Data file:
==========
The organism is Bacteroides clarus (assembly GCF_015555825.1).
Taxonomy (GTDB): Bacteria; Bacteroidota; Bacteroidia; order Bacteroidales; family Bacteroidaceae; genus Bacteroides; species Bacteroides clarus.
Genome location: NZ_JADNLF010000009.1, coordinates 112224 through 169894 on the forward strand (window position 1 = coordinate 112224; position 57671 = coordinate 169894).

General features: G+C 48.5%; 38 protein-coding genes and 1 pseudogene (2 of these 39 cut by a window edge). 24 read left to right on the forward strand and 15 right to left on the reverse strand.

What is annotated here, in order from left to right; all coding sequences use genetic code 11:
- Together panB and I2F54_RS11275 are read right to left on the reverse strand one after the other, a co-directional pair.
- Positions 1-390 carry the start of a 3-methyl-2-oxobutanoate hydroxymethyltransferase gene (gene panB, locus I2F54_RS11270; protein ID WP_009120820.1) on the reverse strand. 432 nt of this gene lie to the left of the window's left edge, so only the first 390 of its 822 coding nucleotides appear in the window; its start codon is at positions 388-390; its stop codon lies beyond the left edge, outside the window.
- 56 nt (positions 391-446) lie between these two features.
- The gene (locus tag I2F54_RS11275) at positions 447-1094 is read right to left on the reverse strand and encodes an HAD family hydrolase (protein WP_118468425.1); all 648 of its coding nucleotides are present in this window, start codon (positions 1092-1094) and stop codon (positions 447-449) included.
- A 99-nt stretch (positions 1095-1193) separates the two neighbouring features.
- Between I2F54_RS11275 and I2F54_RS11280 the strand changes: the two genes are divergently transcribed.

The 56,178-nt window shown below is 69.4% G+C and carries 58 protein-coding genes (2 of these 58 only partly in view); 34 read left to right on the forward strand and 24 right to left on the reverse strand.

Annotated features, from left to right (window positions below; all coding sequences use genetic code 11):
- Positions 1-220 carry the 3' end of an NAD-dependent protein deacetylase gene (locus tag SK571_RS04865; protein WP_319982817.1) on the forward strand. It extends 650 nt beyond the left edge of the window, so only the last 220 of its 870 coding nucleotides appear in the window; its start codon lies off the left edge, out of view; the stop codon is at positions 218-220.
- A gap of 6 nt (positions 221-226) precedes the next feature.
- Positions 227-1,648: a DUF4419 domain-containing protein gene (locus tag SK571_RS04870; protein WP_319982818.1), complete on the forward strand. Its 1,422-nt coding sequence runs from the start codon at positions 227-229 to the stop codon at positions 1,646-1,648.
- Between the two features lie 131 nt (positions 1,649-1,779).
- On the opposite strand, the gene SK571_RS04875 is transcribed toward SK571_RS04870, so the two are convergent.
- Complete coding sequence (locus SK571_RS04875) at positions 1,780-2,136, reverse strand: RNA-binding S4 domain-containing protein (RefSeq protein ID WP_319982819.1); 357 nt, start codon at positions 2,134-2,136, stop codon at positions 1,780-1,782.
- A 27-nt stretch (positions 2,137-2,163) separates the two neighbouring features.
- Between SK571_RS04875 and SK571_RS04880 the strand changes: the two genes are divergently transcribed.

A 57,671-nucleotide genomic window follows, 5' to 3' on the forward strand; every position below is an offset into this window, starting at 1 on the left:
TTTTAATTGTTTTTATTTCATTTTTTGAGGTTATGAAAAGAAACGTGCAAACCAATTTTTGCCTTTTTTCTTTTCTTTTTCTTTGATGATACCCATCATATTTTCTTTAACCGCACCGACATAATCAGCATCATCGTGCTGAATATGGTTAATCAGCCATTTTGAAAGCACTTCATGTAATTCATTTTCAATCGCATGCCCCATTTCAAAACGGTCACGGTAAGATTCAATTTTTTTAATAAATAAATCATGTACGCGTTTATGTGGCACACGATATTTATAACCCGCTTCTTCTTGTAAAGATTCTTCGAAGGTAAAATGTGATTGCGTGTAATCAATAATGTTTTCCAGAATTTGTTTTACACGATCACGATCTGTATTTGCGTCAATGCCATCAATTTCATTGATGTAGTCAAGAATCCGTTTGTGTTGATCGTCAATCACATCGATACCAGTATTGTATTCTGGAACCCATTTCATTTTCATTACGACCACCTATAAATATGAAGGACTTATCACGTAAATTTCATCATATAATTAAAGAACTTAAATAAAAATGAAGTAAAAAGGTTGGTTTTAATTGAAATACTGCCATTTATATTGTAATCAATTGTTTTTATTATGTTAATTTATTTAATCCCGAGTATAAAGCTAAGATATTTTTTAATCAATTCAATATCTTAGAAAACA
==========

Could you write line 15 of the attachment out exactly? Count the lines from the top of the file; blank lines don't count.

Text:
- A gap of 6 nt (positions 221-226) precedes the next feature.